And it doesn’t have to be just decorating things, either. You can make your personal world better through arranging your desktop icons in fun shapes, fixing up your profile picture with some color or text, or rewriting your profile information to portray your sense of humor. Anything you see in your world that you wish was better, try something new to fix it up and make it better!

Exercise #2: The Room

Look around your personal space, and answer the following questions (mentally, ’cause this ain’t a test):

  1. How would you describe it?
  2. What is most special to you in this room?
  3. Where do you spend the most time in your room?
  4. What colors/lighting/fabrics are used?
  5. How do you feel when you’re in your personal space?
  6. What does this space mean to you?

Make a quick list of your answers to these questions. Now, how would you describe all of what your personal space is and what it means to someone who’s never been in your room? Would you use words, pictures, sound, gestures, etc.?

For Instance…

shaded dappled light filters
through old lacy curtains;
too lazy to try climbing down the wall,
it instead splays itself across the ceiling,
echoing my sprawl across the bed,
luxuriating in the fan breeze,
the cool crisp sheets under my body,
and the rare quiet of this afternoon room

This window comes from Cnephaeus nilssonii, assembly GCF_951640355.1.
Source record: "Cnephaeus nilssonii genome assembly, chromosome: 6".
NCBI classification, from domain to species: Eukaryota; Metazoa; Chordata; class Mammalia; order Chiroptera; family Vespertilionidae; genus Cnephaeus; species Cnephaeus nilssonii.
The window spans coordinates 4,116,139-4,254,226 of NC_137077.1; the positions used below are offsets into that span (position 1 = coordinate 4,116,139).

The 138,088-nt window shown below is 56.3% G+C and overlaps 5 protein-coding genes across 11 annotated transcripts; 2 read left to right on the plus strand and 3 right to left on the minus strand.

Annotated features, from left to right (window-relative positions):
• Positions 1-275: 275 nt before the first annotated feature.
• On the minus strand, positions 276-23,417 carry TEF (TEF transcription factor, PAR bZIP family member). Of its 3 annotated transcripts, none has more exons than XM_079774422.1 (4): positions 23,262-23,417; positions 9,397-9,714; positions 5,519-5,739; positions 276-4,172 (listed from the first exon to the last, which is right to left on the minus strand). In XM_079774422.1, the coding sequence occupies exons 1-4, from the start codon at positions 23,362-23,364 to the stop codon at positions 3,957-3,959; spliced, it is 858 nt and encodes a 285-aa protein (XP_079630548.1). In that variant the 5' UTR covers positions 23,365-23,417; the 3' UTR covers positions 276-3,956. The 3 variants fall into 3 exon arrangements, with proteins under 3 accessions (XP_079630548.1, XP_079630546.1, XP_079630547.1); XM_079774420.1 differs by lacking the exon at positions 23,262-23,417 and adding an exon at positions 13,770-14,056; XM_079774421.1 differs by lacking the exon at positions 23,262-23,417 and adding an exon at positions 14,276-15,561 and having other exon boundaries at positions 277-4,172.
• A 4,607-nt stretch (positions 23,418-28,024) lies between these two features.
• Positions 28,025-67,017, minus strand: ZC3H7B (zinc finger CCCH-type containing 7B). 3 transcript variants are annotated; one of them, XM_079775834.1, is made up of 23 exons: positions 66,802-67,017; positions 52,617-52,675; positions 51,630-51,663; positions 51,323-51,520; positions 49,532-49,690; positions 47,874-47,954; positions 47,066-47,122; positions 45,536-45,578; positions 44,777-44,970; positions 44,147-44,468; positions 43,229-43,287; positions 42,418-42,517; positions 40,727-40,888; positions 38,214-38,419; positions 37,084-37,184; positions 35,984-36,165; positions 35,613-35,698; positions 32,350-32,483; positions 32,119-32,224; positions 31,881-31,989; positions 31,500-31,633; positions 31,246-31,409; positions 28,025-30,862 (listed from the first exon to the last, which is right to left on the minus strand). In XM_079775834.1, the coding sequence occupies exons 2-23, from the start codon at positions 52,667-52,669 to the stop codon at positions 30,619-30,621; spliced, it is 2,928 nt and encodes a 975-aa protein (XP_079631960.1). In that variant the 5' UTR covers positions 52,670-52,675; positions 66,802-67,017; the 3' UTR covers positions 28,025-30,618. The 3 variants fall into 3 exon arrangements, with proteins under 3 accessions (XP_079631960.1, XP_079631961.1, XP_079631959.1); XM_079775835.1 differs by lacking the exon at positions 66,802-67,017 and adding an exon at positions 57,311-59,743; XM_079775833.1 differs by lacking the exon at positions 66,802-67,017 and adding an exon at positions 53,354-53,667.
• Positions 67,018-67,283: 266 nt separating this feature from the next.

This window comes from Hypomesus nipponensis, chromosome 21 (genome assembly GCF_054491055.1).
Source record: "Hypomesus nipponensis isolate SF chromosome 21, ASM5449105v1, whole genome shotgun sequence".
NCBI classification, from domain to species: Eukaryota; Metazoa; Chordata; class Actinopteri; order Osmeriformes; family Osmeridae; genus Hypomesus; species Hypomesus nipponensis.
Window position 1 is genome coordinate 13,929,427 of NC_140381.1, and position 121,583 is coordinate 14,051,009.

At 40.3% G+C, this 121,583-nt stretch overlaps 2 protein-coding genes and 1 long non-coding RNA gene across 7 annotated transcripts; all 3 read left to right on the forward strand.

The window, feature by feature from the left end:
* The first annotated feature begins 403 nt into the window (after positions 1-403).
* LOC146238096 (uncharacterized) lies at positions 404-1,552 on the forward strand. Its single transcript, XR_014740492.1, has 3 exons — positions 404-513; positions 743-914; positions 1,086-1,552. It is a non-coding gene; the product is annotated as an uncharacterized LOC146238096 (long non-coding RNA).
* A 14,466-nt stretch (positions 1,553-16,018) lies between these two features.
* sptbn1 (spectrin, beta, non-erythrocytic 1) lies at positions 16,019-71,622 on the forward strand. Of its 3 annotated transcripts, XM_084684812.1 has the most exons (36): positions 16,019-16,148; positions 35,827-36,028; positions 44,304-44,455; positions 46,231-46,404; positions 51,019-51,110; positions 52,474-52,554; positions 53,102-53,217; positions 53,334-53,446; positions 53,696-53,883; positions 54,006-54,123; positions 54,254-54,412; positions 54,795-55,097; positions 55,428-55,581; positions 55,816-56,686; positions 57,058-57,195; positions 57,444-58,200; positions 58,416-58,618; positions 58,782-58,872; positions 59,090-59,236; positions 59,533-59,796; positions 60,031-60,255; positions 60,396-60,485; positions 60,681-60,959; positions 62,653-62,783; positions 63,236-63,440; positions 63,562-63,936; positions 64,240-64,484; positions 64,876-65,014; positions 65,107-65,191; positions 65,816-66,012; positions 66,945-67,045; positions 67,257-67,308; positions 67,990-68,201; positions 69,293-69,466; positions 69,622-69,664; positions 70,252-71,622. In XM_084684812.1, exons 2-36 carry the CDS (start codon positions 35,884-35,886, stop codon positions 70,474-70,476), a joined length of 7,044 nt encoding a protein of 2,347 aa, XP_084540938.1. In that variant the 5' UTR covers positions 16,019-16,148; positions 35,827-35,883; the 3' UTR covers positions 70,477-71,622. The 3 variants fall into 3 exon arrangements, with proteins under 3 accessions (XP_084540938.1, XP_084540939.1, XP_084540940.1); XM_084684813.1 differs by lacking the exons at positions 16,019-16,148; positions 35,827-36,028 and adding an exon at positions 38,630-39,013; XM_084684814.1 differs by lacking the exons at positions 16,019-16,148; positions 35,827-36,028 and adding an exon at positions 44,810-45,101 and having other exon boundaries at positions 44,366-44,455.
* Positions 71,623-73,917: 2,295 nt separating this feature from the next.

This short poem I wrote describes my room as I experience it–quite simply, a haven. Each description in the poem (such as the lazy light, low breeze, crisp sheets, and rare quiet) creates an image of rest and ease, and oozes the enjoyment I have in just kicking back and relaxing in my room.

What Does This Have to Do With Creativity?

Creative people describe their world through their creations. Writing, art, music, drama–all those arts describe, celebrate, or seek to change the world they experience. My poem both describes and celebrates my room; if I was instead unhappy with my room, I would write about how all the junk on the floor and in the closet really depresses me every time I look at it. (Well, it kinda does, but that’s beside the point at the moment. LOL) I would then write about how I want to change it.

Many artists of all types make art about the things they see in the world that they want to change, or they make art celebrating the world they came from, viewing it with pride and encouraging others to take pride in it as well. Beginning with your room or your world, you can choose your favorite medium for art, and then use that art to talk about your experience. That’s definitely part of creative expression!

Summary

Being creative, and becoming creative, doesn’t just mean making a bunch of decorative “junk” or spending your days with your head in the clouds. Seeing your world for what it is–or what it could be–and describing it to others through all sorts of mediums is creative, too!